It’s also worth doing some research about your prospective suburbs for things like demographics, facilities, local amenities and crime rates. There may be a specific reason that property is so cheap in the area you’re looking at and it might not be one you’ll like.


5.  Expand Your Horizons

This will happen organically to some extent, but start to incorporate things into your life that will help you learn more about real estate, property markets and financial planning. Many cities regularly host free seminars about property investment and you will find as soon as you start taking about it to others in your social circles, conversations will flow as others share their experiences with you.

There is also an endless stream of content out there for you to access – from TV shows to podcasts, radio programmes to specialty books and magazines. Head to your local library and dig up some resources on property investment for beginners. Once you have a sense of what works for you, go out and buy some key resources that you will use long into the future.


Researching the Property Market


6.  Hit the Streets

Now that you’ve done all the ground work, it’s time to start shopping! Hit the streets and go to a lot of open inspections. Talk to the agents on duty about the local market, what kind of interest there has been in that property and whether there are any similar properties coming up that might suit your needs. The more an agent knows about what you are looking for, the better equipped they are to help you.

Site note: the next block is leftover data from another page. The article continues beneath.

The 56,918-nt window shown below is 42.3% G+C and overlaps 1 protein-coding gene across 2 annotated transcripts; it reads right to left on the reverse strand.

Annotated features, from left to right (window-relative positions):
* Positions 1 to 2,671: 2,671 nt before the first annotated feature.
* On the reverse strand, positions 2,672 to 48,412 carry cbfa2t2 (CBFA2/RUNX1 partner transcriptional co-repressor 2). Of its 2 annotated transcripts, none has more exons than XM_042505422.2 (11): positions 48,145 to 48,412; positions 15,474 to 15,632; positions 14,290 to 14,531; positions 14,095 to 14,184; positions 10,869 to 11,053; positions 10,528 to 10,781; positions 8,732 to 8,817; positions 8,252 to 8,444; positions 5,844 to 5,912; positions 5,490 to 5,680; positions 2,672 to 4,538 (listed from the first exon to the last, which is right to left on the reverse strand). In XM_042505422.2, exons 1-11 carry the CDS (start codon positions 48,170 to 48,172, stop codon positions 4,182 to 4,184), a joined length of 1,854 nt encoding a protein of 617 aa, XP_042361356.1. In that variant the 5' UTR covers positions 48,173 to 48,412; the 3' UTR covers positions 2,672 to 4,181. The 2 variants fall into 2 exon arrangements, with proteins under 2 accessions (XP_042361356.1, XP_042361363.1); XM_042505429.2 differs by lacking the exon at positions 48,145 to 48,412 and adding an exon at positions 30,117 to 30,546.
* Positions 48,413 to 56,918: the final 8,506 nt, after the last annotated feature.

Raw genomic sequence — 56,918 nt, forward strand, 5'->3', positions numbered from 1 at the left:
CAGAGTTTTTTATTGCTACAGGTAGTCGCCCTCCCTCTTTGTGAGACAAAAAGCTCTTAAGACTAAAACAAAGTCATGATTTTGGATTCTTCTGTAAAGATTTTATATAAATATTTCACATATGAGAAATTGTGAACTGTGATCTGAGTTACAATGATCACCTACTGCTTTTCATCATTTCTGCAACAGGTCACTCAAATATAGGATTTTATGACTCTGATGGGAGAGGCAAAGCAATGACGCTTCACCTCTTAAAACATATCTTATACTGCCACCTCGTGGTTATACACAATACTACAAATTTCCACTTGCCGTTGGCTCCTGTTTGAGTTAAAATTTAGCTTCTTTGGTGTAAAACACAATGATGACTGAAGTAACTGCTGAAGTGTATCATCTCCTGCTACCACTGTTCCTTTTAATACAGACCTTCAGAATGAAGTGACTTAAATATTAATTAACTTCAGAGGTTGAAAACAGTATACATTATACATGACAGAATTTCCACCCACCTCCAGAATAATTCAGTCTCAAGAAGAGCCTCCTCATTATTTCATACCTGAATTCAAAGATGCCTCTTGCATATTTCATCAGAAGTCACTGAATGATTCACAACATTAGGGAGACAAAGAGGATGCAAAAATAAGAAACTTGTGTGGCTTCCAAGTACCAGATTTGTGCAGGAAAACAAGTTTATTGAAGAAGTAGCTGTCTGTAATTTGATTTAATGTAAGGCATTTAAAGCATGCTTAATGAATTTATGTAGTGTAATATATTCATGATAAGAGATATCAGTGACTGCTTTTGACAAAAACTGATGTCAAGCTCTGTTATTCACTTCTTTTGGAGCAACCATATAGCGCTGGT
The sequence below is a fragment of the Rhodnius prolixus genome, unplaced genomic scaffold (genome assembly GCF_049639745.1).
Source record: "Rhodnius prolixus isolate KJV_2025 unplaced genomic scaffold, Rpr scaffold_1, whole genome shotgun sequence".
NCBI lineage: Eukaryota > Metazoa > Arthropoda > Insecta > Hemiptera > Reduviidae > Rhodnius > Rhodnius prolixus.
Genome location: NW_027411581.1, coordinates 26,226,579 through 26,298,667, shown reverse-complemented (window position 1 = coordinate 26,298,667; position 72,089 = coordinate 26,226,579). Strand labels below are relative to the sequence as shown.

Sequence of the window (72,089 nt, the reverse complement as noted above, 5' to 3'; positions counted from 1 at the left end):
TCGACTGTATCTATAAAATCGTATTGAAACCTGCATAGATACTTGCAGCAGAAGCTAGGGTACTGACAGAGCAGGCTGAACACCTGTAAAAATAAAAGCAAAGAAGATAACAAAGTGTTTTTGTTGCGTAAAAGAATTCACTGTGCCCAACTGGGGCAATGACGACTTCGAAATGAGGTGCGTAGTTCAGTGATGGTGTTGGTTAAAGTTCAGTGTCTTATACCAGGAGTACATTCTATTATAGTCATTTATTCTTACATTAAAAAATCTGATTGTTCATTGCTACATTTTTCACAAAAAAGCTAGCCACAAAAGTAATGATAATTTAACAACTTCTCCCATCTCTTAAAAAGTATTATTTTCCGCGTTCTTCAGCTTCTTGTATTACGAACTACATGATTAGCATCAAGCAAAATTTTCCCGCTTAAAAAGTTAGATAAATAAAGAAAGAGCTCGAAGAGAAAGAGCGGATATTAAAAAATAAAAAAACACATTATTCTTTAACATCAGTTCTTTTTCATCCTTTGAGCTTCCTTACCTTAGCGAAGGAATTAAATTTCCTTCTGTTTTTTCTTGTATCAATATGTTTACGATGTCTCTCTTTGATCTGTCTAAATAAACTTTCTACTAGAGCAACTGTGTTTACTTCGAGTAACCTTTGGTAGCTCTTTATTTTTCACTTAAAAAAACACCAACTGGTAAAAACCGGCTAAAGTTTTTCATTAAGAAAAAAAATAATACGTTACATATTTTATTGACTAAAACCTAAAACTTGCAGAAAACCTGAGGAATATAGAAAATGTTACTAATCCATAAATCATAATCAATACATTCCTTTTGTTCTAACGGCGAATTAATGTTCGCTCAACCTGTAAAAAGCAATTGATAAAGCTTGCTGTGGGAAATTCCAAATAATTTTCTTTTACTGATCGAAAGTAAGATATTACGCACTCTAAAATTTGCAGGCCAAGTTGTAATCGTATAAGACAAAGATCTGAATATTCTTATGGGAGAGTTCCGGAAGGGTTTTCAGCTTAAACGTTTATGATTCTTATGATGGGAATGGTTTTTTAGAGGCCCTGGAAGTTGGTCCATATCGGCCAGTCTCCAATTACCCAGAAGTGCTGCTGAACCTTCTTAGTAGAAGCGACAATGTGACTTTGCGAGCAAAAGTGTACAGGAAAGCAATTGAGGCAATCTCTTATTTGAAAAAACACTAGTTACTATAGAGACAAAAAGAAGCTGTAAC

It’s a good idea to attend a few auctions too (keep your hands firmly in your pockets though!) This helps you understand what other buyers are looking for and what kind of competition you might have if others are looking for similar properties to you.

Finally, try to learn a little about the neighbourhood from those who know it best – the locals. Try not to seem too creepy and weird but strolling through the neighbourhood on a Saturday morning or a weekday after school or work allows you to experience the atmosphere of the neighbourhood. Do the neighbours talk to each other when outside? Are people busy in their gardens? Maybe they’re outside walking their dogs or giving the kids a run in the fresh air? Or is everyone hiding behind dark windows and strange barricades with chunky padlocks on fences and gates?

Becoming a property investor is a little like starting your own business. There are a lot of things to be learnt and you’ll have to work hard in the early stages to teach yourself what you need to know. Once you have the foundations in place though, you’ll be ready to buy your first property and maybe even make some improvements to it if you can afford it. Then you can buy the next one!

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The following advice is of a general nature only and intended as a broad guide. The advice should not be regarded as legal, financial or real estate advice. You should make your own inquiries and obtain independent professional advice tailored to your specific circumstances before making any legal, financial or real estate decisions. Click here for full Terms of Use.